As a firsthand witness to the social destruction wrought by the Crips, I am glad to see the system come to this conclusion for Tookie. He was king of the Crips, even inside the walls he wore blue. The king of the Crips is a public enemy. Understand that Tookie is my Saddam Hussein. He is responsible, first and foremost as a cold-blooded killer, and it takes my faith in the system to not go lynch him myself. Remember who you are talking to. I'm the kid of the first Kwanza. I'm the one who was raised to have an extraordinary care and concern for the fate of blackfolks in Los Angeles. I'm the one who champions black bookstores, art galleries and economic advancement. The Crips are worse than cancer to my ambition, so I want to give those proxies for my will, the police and courts, exactly what they need to squash the Crips, Bloods, Pirus, Clanton, Venice 13, MS, 18th Street and every other threat to public safety. I cannot overlook the thousands and thousands of gang killings in Los Angeles County. Tookie's home set of Crips, the Rolling 60s killed 400. That's just one set of Crips. Four hundred lives.

I am not a believer in the term 'senseless death'. Whether or not people care to think about it, everybody dies for a reason. Some die for bad reasons, some for good. Tookie died for a good reason. His death proves that the justice system will go to the ultimate length to keep people like me from having to. That's not glee, that's righteousness. I can understand that distance and abstraction take passion out of the equation. But I and my family know dead people, people killed because of the grudge matches on the streets of Los Angeles that some people have the audacity to call a 'culture'. I'll take the weakest elected judge over the most revered Crip any day. It's easy for me to choose, and I am pleased with my choice and the outcome of this long and tragic story.

As for the will of God, I am absolutely certain that God grants us the power over life and death, and that our capacity for moral reasoning is no accident. It has been our burden and responsibility from the day Eve bit the Apple. That we have responsibility for ourselves and for our neighbors requires that we take life and death decisions, and we should do so with the utmost gravity and seriousness. You ask me who I support in a war against the Crips? Is there some kind of New Jack City calculus you have employed to figure that they are on the side of righteousness? I am no pacifist, nor am I out for blood. But I refuse to evade my responsibility in these matters. I am more than satisfied that slow justice has been done, and the only reason I can be satified with the pace of it is by the great attention this case has merited. So I stand with those who recognize that God is made manifest by the acts of humans and I defy those who suggest that Tookie is a better angel.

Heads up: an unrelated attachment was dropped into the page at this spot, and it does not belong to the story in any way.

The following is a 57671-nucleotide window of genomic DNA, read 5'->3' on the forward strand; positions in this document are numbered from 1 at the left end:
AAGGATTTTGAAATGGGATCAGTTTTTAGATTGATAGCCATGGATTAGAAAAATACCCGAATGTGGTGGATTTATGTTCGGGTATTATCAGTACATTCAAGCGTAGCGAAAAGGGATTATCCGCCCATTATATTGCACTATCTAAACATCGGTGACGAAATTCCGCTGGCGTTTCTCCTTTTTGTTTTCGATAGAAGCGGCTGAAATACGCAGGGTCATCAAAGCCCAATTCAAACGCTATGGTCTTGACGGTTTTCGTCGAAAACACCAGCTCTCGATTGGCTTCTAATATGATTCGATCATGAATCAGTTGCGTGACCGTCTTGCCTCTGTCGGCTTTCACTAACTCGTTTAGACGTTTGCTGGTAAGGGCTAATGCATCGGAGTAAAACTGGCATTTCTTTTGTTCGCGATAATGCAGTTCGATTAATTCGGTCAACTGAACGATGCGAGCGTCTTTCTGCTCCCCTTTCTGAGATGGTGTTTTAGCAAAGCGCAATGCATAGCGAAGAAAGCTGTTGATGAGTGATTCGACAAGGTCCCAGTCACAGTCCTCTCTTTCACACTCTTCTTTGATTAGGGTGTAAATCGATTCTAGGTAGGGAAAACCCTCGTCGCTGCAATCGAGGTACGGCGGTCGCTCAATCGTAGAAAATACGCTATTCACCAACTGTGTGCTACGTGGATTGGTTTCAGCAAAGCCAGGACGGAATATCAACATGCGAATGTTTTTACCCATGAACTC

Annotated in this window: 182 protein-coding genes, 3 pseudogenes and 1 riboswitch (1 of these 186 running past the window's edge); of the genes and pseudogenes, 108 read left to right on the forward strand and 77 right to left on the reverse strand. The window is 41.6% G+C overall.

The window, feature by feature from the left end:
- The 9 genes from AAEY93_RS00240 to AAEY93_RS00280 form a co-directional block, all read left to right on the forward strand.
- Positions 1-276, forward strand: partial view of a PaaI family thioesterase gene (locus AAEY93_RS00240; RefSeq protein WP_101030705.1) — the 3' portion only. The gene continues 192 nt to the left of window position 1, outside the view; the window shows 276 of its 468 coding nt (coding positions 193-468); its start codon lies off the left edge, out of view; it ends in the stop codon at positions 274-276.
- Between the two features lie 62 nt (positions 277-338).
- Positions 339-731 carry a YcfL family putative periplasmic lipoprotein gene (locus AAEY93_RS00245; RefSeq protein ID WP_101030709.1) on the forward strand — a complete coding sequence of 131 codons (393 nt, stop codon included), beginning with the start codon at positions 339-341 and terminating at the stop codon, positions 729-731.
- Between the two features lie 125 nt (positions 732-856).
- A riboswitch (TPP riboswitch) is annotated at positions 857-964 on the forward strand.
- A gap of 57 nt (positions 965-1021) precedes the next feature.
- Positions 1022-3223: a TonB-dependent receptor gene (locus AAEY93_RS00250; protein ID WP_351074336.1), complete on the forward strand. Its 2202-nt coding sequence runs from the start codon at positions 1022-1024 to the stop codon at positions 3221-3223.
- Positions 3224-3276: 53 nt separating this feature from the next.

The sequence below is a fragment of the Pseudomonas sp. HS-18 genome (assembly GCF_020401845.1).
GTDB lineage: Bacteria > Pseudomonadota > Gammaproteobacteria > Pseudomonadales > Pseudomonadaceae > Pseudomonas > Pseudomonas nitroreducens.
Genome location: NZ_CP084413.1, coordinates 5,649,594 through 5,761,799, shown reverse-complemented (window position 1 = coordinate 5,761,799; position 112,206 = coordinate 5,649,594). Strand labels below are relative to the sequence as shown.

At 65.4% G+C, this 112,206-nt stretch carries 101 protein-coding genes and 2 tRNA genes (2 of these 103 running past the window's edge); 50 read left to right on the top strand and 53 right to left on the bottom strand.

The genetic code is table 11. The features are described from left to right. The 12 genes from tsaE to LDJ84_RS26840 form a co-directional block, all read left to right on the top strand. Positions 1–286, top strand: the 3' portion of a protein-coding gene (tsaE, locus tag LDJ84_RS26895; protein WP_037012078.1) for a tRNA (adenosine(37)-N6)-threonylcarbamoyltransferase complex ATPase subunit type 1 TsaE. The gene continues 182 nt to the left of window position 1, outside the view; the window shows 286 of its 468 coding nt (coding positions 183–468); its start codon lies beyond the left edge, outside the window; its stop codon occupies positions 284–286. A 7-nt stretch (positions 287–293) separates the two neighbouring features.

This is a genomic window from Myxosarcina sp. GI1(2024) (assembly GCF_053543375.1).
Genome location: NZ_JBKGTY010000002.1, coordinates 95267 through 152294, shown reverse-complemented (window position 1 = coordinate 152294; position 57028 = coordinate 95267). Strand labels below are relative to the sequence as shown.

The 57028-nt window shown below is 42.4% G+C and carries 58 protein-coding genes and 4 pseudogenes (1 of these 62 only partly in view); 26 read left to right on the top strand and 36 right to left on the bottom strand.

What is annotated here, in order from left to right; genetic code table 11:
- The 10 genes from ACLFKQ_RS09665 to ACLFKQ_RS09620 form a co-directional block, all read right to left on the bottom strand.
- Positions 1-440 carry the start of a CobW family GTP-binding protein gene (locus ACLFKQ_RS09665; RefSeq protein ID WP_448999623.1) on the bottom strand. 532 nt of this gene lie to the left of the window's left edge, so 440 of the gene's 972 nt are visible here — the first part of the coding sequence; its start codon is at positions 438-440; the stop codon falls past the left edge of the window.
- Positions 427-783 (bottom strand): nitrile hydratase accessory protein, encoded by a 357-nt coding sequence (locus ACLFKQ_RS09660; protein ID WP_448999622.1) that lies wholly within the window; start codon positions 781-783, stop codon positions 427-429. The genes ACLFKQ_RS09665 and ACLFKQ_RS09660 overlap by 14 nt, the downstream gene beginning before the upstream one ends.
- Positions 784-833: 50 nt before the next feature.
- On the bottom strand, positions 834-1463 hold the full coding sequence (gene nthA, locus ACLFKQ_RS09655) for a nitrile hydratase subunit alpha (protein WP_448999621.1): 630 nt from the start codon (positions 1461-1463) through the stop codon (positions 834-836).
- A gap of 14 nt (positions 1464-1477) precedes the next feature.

Posted by: Cobb [TypeKey Profile Page] at December 13, 2005 10:26 AM

"He is responsible, first and foremost as a cold-blooded killer, and it takes my faith in the system to not go lynch him myself. Remember who you are talking to. I'm the kid of the first Kwanza.
I love to (try to) press you, Cobb. Good stuff.

But God didn't give us moral reasoning, Mike. Because there is no need for reasoning at all, in fact. According to the Holy Book, there's nothing to hurt your head rationalizing. The rules are fairly plain. He did give us the capacity to understand morality tho. We KNOW the right path, normally. The struggle is in staying on it. Vengeance is HIS, and that's all there be to it.

I'm of the Oldest School of Justice that sez better a gajillion outlaws go free than one innocent wrongly convicted. Now, hold up, not sayin this guy's an innocent by any stretch. Just sayin that in deciding whether or not a crime should be capitally (?) punished, there should be consideration not only re the heinousness of the crime, but also the quality of the evidence to be used.